There is a scene before the three of them get on the Orca where they are discussing the trip, and Quint is bleaching shark bones and making Brody drink his homemade brandy. Anyway he is wearing an awesome sweater in that scene. I have been searching for one like it, even though it is a sort-of turtleneck, which I have problems with, but it is still the coolest. Much like this movie.

Sunday, June 20, 2010

The A-Team (2010)

Not that you need a backstory, but going to see this movie was the tail-end of a wonderful anniversary daycation. I had planned a surprised for Tina, and then she reciprocated later in the movie. The problem being: Toy Story 3 was sold out at the Mendon Drive-In. Not too surprising, but threw a bit of a monkey wrench into things. But thanks to the Iphone we were able to quickly come up with another plan. Splice didn't seem to be showing anywhere that was en route to our home (is it still playing?) so we went for big, dumb spectacle: The A Team.

In a lot of ways, I can see why they decided to gamble on a big-screen adaptation of the tv series we all loved in the eighties. If you have happened to catch The A Team recently you realize that its pretty dumb fun, and you probably can't believe you loved it so much when you were younger. And what makes a better disposable Summer action movie than big, dumb, and loud. The A Team movie is all of those things. You pretty much get what you paid for, its not like one walks into the A Team and hopes that they transformed the TV show into There Will Be Blood. Pretty much just like the show, the movie is just that: loud, dumb, ridiculous, and somewhat fun on that trashy, Summer, "we need to get out of the heat and into some AC" type of way. It never takes itself too seriously, and tries to cram as many callbacks to the TV show in there as possible. Because: of course they have to. Although you get the idea that the writers thought they were being way more clever than they actually were. So I mean, it was somewhat fun at the time, but nothing that would ever stick with you in any way. More like something you'd eventually settle on when its on TV someday.

We're not talking Shakespeare here, but I actually thought the cast was okay for what they wanted them to do. I think Bradley Cooper as Face was a good idea. I just have to mention, even in a loud, dumb, movie like this, with people hamming it up left and right: Jessica Biel still stands out there as being terrible enough to stand out as terrible. She plays an military intelligence officer/covert leader on the trail of the A Team and also Face's love interest. This is some Denise Richards in The World Is Not Enough level territory/casting. There is a scene in a photo booth with Bradley Cooper (don't ask) where she has to be tough, playful, and sexy at various times, and the requirement to try to play anything else besides "pouty" completely overwhelms her.

Wednesday, June 16, 2010

The Legend of The 7 Golden Vampires (AKA The Seven Brothers Meet Dracula)(1974)

Easily one if the greatest ideas to come down at our workplace. Every Tuesday one of my workmates/work friends has "Crafts Club" where people come together and knit and generally craft. (Full disclosure: I don't have a craft I just go and hang out). Anyway, one of my other workmates was talking about his childhood and how when he was young he remembers going to the movies and seeing this when he was younger. And actually being really frightened by it. Then recently catching it on television and just realizing how, well, not to put to fine a point on it, how awful it was. Well, thats all we needed to hear, so we arranged to watch it for the next Crafts Club, and so here we go. One more aside, its weird to watch something like this with the head of HR around-there was actually some surprise upper-body nudity in here that my coworker either forgot or forgot to mention. A little embarrassing, but our theory is that she missed it because she was knitting.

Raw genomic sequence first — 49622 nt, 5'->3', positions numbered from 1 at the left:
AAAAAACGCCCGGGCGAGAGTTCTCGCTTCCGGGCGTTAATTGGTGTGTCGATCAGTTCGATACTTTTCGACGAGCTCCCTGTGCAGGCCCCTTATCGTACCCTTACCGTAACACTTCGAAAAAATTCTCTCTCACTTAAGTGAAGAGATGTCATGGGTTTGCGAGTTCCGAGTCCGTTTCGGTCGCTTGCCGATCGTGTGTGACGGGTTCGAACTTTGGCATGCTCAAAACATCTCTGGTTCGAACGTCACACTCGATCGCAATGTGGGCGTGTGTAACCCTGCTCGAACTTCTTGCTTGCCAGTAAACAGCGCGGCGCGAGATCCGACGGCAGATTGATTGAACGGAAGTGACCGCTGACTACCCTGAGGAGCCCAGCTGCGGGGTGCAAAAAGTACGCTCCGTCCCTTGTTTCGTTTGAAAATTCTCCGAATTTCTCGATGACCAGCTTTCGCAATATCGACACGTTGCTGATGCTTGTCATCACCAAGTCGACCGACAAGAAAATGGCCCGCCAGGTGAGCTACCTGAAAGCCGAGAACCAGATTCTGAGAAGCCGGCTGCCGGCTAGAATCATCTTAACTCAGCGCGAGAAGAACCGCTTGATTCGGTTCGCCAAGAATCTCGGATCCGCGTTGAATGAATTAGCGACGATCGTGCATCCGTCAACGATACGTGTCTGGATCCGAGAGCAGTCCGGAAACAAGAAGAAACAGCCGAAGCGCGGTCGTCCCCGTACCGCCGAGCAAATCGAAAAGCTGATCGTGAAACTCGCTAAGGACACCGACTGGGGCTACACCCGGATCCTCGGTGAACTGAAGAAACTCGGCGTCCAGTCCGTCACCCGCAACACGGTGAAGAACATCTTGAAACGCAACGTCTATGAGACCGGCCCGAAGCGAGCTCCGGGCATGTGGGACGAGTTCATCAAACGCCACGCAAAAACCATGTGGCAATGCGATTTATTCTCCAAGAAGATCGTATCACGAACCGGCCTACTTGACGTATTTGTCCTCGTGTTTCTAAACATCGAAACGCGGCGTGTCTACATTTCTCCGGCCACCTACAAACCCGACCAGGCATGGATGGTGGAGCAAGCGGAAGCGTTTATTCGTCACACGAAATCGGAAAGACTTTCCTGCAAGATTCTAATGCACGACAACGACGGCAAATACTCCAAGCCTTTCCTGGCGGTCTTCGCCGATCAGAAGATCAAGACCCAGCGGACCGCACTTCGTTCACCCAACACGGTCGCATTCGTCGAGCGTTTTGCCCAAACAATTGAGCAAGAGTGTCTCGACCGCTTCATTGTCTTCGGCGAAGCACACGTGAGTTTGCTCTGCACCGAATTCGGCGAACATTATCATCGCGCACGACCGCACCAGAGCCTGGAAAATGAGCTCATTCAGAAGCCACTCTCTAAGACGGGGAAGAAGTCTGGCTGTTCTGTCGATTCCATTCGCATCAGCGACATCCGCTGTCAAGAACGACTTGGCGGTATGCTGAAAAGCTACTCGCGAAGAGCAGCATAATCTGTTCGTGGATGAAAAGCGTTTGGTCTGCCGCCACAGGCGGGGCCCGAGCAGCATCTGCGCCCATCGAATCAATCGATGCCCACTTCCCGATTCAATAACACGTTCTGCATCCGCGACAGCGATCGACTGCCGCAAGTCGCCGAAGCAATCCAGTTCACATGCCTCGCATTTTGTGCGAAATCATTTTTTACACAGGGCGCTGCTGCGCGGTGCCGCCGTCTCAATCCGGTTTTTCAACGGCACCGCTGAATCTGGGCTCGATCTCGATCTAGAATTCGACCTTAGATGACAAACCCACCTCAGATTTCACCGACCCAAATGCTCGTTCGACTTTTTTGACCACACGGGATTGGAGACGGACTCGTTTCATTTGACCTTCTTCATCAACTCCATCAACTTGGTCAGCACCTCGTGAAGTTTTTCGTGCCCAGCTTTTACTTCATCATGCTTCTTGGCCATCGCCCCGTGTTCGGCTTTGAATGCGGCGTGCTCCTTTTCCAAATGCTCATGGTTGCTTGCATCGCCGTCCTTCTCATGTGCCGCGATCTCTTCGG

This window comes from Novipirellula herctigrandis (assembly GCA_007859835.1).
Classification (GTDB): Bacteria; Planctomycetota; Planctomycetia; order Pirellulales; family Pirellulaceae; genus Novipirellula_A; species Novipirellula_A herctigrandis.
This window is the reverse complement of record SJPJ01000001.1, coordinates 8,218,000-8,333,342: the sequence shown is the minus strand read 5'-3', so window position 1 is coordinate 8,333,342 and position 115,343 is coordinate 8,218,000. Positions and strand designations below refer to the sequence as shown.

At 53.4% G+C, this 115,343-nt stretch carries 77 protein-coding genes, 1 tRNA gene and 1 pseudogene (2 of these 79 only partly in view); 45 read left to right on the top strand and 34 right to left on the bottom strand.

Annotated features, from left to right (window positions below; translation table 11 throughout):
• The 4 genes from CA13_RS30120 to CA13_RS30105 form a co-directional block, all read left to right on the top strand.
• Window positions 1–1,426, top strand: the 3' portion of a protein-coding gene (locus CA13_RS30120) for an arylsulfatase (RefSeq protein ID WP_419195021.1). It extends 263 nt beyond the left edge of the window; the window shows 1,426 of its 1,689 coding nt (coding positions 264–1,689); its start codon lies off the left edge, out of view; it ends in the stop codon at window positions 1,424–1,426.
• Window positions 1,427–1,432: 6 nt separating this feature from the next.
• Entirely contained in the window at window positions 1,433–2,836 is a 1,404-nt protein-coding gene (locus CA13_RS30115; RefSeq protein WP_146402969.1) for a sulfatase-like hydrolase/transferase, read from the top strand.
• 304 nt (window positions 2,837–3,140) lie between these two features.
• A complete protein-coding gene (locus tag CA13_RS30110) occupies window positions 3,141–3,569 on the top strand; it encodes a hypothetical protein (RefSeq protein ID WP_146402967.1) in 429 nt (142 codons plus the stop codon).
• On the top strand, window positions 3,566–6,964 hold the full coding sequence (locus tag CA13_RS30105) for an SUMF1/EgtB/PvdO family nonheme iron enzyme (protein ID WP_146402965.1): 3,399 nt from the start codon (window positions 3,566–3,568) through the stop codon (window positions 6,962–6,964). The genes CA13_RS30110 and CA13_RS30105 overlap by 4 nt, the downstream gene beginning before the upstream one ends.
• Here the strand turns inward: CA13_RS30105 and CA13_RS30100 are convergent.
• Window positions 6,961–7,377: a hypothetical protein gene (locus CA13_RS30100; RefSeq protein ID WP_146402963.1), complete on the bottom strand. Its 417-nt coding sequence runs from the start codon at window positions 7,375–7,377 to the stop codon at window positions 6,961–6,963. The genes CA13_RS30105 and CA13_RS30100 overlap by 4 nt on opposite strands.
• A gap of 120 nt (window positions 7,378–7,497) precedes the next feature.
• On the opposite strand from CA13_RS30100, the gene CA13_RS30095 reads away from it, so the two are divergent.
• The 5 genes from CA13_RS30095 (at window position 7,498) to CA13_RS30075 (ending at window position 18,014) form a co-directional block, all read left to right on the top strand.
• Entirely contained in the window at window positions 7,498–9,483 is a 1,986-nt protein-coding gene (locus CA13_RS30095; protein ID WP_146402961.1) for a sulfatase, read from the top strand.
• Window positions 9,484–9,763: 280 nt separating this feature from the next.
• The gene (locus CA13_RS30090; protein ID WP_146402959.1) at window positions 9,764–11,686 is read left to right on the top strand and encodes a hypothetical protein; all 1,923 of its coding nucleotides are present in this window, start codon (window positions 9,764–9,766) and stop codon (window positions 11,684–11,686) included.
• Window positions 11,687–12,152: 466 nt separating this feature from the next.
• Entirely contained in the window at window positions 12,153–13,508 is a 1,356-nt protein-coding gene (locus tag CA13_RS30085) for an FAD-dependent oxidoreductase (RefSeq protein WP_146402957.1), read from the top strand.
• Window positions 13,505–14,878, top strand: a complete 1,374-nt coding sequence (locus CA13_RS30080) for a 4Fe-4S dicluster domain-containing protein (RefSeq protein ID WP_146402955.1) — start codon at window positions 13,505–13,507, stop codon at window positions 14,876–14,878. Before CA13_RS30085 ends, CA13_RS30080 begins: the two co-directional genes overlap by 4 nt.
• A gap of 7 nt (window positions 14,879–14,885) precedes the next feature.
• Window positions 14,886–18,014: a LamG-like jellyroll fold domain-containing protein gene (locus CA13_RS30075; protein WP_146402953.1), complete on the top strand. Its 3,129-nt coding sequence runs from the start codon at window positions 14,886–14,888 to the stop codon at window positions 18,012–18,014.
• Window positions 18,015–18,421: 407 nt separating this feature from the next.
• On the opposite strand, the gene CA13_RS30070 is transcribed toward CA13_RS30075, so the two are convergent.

At any rate, this is one of those films that, while no means a real classic, whatever that means, it is a movie that makes me want to seek out more of what it contains. It was actually a co-production between Hammer Films and the Shaw Brothers. You can tell too, because it combines two things in their wheelhouse: kung-fu and vampires. Its the story of how Dracula takes over the form of a Chinese "man" who heads up the Seven Golden Vampires of the title that have been tormenting a small Chinese Village for years. We meet Van Helsing, played here by Peter Cushing (who pretty much owned the role), teaching in China about the vampires they have in the countryside. No one seems to believe him except for one young man from the village that is tormented by the vampire. He gets Van Helsing, his son, and a English Countess to come with him and his brothers and sisters to their village to defeat the Vampires once and for all. It is an economical 83 minutes long, and even then there is a lot of exposition, and its not like the battles or anything super fantastic. But there is a certain goofy charm to the proceedings, which you sort of can't go wrong with. Its pretty much only going to be entertaining to people that are already super into genre films, or, like here, with a group of people ready to have a good time. One thing that did stand out was definitely Peter Cushing as Van Helsing, the vampire hunter. Someone like him or Christopher Lee can really sell the hammy goofiness of something like and watching him work was actually a delight. I now want to see more! You know, for what it was, a semi-clumsy bringing together of two types of genre movies...well, it could have been worse, I suppose. (One thing I thought was funny or interesting was Van Helsing telling the brothers (and sister) how in Europe Dracula could be warded off with a crucifix, but in China a statue of Buddha works just as well.)